Reet Petite was made famous in 1957 by Jackie Wilson who initially, as a teenager, wanted to be a boxer but decided on music in the end, possibly realising it was easier to get the girls in the music business. This is something Wilson made a habit of and earned himself a shady reputation with the way he treated his female company, but that is for another day. It’s his music I am concentring on here. He regularly performed in local talent contests around Detroit and often played on the competition especially with his cousin Levi Stubbs who later became the lead singer of the Four Tops. On the occasions when Stubbs won, Wilson was often known to have said, “You win this week, I’ll win next week.”

Jackie Wilson, who was born in 1934, continued performing at the amateur night talent shows until at the age of 17 he was signed to Dee Gee Records, a small label that was co-owned by the jazz trumpet player Dizzy Gillespie. Whilst there he recorded two singles under the name Sonny Wilson. He then joined the doo-wop group, Billy Ward & The Dominoes, and although he and Ward had disagreements (Jackie decided to sleep with Ward’s fiancé), he displayed his vocal gymnastics on the US hit, St. Therese Of the Roses in 1956. A British cover version by Malcolm Vaughan reached number three, but may have got to number one if it hadn’t been banned by the BBC on the grounds that it was contrary both to Roman Catholic doctrine and to Protestant sentiment. Malcolm later recorded a cover of Wilson’s To Be Loved and it made number 14.

When Jackie left The Dominoes, he befriended Berry Gordy and his cousin, Billy Davis, who gave him songs beginning with Reet Petite which the label mysteriously added ‘From the Sweetest Girl in Town’ under the title indicating it came from a movie, but there was no such movie, on the 1986 re-issue, however, it became part of the title in parenthesis. It was a contemporary phrase for a good-looking girl. It had been written as a simple boogie-woogie but Dick Jacobs’s colourful orchestration added brass passages and horn stabs. “It didn’t bother Jackie,” said Billy, “There was no way of overpowering him.'” The title was taken from the 1947 film Reet, Petite and Gone, which starred Louis Jordan and an all-black cast. “The rolling of the R’s was particularly distinctive,” David continued, “but when Jackie did it on stage, whilst as a support act to Dinah Washington, he blew his front teeth out: ‘I’ll never sing that again,’ he said, and he never did.”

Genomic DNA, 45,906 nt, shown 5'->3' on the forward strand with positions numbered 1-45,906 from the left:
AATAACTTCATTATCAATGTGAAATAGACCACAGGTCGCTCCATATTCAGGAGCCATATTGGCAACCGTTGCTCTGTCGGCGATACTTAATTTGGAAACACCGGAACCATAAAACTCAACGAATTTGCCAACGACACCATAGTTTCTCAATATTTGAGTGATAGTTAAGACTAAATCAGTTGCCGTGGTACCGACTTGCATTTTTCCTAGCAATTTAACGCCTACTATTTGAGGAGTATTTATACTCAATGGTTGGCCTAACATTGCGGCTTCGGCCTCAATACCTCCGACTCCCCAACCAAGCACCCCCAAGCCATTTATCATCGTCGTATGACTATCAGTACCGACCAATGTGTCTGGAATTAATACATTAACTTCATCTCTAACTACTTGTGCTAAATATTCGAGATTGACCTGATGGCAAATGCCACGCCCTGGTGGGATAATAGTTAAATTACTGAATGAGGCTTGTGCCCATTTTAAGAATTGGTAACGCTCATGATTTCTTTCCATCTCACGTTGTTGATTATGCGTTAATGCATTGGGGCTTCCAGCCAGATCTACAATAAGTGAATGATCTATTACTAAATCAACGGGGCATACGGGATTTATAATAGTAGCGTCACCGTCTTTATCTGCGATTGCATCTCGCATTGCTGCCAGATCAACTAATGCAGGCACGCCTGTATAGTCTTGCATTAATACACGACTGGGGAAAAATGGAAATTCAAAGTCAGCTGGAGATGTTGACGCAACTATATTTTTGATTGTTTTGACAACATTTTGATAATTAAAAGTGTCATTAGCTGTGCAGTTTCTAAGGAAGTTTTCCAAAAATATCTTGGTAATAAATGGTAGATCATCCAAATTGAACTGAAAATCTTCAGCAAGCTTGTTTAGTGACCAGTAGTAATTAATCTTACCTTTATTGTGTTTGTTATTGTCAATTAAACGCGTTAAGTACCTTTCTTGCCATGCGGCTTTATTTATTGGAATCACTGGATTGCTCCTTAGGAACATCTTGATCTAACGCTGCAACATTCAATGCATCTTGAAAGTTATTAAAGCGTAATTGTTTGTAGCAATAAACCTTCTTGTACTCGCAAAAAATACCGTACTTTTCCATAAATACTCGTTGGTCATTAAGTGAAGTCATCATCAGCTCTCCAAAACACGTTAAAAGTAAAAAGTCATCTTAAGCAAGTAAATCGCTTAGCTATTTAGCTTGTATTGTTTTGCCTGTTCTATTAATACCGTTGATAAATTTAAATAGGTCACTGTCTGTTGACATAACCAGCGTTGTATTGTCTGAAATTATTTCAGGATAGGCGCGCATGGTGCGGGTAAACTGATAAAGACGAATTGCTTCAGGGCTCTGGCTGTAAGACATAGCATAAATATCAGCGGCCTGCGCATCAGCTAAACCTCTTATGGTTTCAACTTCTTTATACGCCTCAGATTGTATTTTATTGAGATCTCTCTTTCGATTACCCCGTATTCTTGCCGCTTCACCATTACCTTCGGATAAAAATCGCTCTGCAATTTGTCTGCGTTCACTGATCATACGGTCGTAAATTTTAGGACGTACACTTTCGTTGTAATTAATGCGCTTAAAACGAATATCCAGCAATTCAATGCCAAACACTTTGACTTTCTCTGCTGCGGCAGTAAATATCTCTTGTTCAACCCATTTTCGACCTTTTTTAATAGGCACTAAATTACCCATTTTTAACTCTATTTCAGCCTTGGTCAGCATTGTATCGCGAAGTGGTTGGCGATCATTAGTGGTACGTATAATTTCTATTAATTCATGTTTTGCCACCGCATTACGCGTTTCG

Berry Gordy and Billy Davis were cheated out of royalties and decided to start their own projects. Berry Gordy started Tamla-Motown, and though Billy Davis worked with him from time to time, he established his own career, producing Fontella Bass’ Rescue Me and co-writing I’d Like to Teach the World to Sing.

Unfortunately, Wilson didn’t have a good reputation and an overview of his life was pretty disastrous. He was known to be short-tempered and very promiscuous and in the early 60s he was accused of sexually assaulting Patti LaBelle whilst backstage at a Brooklyn theatre in New York – a claim Patti made in her autobiography.

He assaulted a police officer whilst on stage once when some fans clambered on stage and when the police officer allegedly shoved a female fan, Wilson assaulted him. Soon after Wilson was shot by one of his girlfriends when he returned from a gig with another woman. He also failed to pay his taxes nor child support money and in 1964, in order to avoid arrest for the tax offence, he jumped out of a second-floor window of the theatre he had been performing in. His personal life was remarkably tragic too, he was married twice and had six children altogether. Two of them died under tragic circumstances and quite young – his 16-year-old son was shot and killed on a neighbour’s front porch.

On 29 September 1975, Wilson was performing at Dick Clark’s Good Ol’ Rock and Roll Revue in New Jersey when he suffered a massive heart attack on stage. He fell down and hit his head. Apart from a couple of brief reprieves, he never really regained consciousness and remained pretty much in a coma for nine years until his death January in 1984 at the age of 49. He was being buried like a pauper with no headstone, just the marker B261.

In the mid-80s, Levi’s Jeans used a number golden of oldies in their television ad campaigns and Reet Petite was one of them. Marvin Gaye’s I Heard It Through the Grapevine and Sam Cooke’s Wonderful world were also used and they became hits all over again. All three acts had passed, both their estates benefitted well. For the ad, Giblets, a London-based animation team produced a brilliantly inventive claymation to accompany the song. It was screened on the BBC’s Arena programme and it so well received that it was picked up by SMP records who re-issued it and it shot to the top of the chart to become the Christmas chart-topper of 1986 – some 29 years after its first appearance. A record at the time.

Thanks to its new-found success, there is now a headstone with the epitaph, No more Lonely Teardrops at his resting place, the Westlawn Cemetery near Detroit.

Van Morrison paid tribute to him by writing and recording the song Jackie Wilson Said (I’m in Heaven When You Smile) which failed to chart until a cover by Dexy’s Midnight Runners took it into the top five in 1982. Two years later, Michael Jackson paid his own tribute by dedicating his Album of the Year Grammy for Thriller to him at the 1984 Grammy Awards ceremony.

Act Naturally (The Beatles)